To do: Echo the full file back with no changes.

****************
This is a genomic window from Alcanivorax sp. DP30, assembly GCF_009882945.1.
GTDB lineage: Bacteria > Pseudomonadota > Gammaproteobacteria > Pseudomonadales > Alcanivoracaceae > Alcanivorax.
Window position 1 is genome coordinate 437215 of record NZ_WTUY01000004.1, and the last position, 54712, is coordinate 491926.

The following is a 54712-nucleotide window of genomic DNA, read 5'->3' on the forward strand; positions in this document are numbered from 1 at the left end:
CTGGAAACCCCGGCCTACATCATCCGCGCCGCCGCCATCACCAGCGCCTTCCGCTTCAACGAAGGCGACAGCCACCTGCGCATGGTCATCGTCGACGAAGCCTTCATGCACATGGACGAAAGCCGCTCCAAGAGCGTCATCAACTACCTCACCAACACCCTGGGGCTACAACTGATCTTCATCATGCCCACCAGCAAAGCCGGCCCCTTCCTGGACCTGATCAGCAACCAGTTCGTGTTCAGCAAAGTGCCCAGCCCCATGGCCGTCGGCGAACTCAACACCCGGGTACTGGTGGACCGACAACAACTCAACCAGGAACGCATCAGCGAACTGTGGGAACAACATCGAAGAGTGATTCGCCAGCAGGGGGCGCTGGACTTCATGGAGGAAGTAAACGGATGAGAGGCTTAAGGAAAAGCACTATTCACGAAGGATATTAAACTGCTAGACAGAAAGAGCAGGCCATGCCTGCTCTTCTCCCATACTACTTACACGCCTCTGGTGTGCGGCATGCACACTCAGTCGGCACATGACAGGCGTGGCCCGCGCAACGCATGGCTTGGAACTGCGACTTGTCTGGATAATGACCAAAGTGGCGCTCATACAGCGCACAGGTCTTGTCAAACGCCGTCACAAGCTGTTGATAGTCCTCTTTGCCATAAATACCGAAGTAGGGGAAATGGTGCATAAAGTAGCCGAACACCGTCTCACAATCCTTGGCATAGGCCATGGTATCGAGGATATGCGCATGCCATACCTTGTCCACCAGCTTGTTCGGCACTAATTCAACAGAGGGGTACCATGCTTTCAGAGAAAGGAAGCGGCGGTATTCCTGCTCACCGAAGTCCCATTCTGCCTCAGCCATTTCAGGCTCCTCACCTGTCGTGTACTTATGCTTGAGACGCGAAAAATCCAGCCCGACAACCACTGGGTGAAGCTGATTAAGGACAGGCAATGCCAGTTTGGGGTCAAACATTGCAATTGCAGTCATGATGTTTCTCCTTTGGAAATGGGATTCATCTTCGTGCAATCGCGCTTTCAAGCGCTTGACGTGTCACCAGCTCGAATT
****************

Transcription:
This is a genomic window from Alcanivorax sp. DP30, assembly GCF_009882945.1.
GTDB lineage: Bacteria > Pseudomonadota > Gammaproteobacteria > Pseudomonadales > Alcanivoracaceae > Alcanivorax.
Window position 1 is genome coordinate 437215 of record NZ_WTUY01000004.1, and the last position, 54712, is coordinate 491926.

The following is a 54712-nucleotide window of genomic DNA, read 5'->3' on the forward strand; positions in this document are numbered from 1 at the left end:
CTGGAAACCCCGGCCTACATCATCCGCGCCGCCGCCATCACCAGCGCCTTCCGCTTCAACGAAGGCGACAGCCACCTGCGCATGGTCATCGTCGACGAAGCCTTCATGCACATGGACGAAAGCCGCTCCAAGAGCGTCATCAACTACCTCACCAACACCCTGGGGCTACAACTGATCTTCATCATGCCCACCAGCAAAGCCGGCCCCTTCCTGGACCTGATCAGCAACCAGTTCGTGTTCAGCAAAGTGCCCAGCCCCATGGCCGTCGGCGAACTCAACACCCGGGTACTGGTGGACCGACAACAACTCAACCAGGAACGCATCAGCGAACTGTGGGAACAACATCGAAGAGTGATTCGCCAGCAGGGGGCGCTGGACTTCATGGAGGAAGTAAACGGATGAGAGGCTTAAGGAAAAGCACTATTCACGAAGGATATTAAACTGCTAGACAGAAAGAGCAGGCCATGCCTGCTCTTCTCCCATACTACTTACACGCCTCTGGTGTGCGGCATGCACACTCAGTCGGCACATGACAGGCGTGGCCCGCGCAACGCATGGCTTGGAACTGCGACTTGTCTGGATAATGACCAAAGTGGCGCTCATACAGCGCACAGGTCTTGTCAAACGCCGTCACAAGCTGTTGATAGTCCTCTTTGCCATAAATACCGAAGTAGGGGAAATGGTGCATAAAGTAGCCGAACACCGTCTCACAATCCTTGGCATAGGCCATGGTATCGAGGATATGCGCATGCCATACCTTGTCCACCAGCTTGTTCGGCACTAATTCAACAGAGGGGTACCATGCTTTCAGAGAAAGGAAGCGGCGGTATTCCTGCTCACCGAAGTCCCATTCTGCCTCAGCCATTTCAGGCTCCTCACCTGTCGTGTACTTATGCTTGAGACGCGAAAAATCCAGCCCGACAACCACTGGGTGAAGCTGATTAAGGACAGGCAATGCCAGTTTGGGGTCAAACATTGCAATTGCAGTCATGATGTTTCTCCTTTGGAAATGGGATTCATCTTCGTGCAATCGCGCTTTCAAGCGCTTGACGTGTCACCAGCTCGAATT